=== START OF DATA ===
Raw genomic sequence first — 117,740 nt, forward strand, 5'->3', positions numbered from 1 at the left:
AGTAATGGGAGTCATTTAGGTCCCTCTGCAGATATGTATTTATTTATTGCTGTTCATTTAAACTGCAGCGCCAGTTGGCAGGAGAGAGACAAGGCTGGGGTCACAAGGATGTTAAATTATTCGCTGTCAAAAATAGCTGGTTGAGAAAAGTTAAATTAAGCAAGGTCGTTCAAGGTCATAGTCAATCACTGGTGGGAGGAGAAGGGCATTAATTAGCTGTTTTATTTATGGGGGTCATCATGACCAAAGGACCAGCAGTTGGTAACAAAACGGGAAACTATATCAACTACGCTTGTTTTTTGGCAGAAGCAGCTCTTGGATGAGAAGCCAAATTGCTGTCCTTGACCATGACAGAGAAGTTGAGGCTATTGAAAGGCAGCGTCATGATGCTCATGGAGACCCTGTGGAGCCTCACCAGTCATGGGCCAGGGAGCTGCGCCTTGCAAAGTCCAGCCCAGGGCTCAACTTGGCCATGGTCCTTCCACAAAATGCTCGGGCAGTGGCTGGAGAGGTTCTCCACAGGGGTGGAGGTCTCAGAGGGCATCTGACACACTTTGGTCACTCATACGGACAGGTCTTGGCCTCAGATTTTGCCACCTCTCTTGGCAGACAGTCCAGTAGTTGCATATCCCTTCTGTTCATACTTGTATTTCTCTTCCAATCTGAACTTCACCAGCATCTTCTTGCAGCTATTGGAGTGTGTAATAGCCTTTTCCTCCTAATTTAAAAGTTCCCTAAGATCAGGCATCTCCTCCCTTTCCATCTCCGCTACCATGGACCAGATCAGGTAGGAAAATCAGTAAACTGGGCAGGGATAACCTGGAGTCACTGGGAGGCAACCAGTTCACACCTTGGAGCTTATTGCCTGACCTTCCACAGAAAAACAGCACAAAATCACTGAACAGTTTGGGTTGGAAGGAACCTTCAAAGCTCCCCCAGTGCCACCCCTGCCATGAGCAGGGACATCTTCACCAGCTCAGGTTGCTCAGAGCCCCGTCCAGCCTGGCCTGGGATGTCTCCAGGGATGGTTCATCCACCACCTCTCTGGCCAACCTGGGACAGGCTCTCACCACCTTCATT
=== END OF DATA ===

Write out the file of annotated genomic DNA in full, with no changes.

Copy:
Raw genomic sequence first — 117,740 nt, forward strand, 5'->3', positions numbered from 1 at the left:
AGTAATGGGAGTCATTTAGGTCCCTCTGCAGATATGTATTTATTTATTGCTGTTCATTTAAACTGCAGCGCCAGTTGGCAGGAGAGAGACAAGGCTGGGGTCACAAGGATGTTAAATTATTCGCTGTCAAAAATAGCTGGTTGAGAAAAGTTAAATTAAGCAAGGTCGTTCAAGGTCATAGTCAATCACTGGTGGGAGGAGAAGGGCATTAATTAGCTGTTTTATTTATGGGGGTCATCATGACCAAAGGACCAGCAGTTGGTAACAAAACGGGAAACTATATCAACTACGCTTGTTTTTTGGCAGAAGCAGCTCTTGGATGAGAAGCCAAATTGCTGTCCTTGACCATGACAGAGAAGTTGAGGCTATTGAAAGGCAGCGTCATGATGCTCATGGAGACCCTGTGGAGCCTCACCAGTCATGGGCCAGGGAGCTGCGCCTTGCAAAGTCCAGCCCAGGGCTCAACTTGGCCATGGTCCTTCCACAAAATGCTCGGGCAGTGGCTGGAGAGGTTCTCCACAGGGGTGGAGGTCTCAGAGGGCATCTGACACACTTTGGTCACTCATACGGACAGGTCTTGGCCTCAGATTTTGCCACCTCTCTTGGCAGACAGTCCAGTAGTTGCATATCCCTTCTGTTCATACTTGTATTTCTCTTCCAATCTGAACTTCACCAGCATCTTCTTGCAGCTATTGGAGTGTGTAATAGCCTTTTCCTCCTAATTTAAAAGTTCCCTAAGATCAGGCATCTCCTCCCTTTCCATCTCCGCTACCATGGACCAGATCAGGTAGGAAAATCAGTAAACTGGGCAGGGATAACCTGGAGTCACTGGGAGGCAACCAGTTCACACCTTGGAGCTTATTGCCTGACCTTCCACAGAAAAACAGCACAAAATCACTGAACAGTTTGGGTTGGAAGGAACCTTCAAAGCTCCCCCAGTGCCACCCCTGCCATGAGCAGGGACATCTTCACCAGCTCAGGTTGCTCAGAGCCCCGTCCAGCCTGGCCTGGGATGTCTCCAGGGATGGTTCATCCACCACCTCTCTGGCCAACCTGGGACAGGCTCTCACCACCTTCATT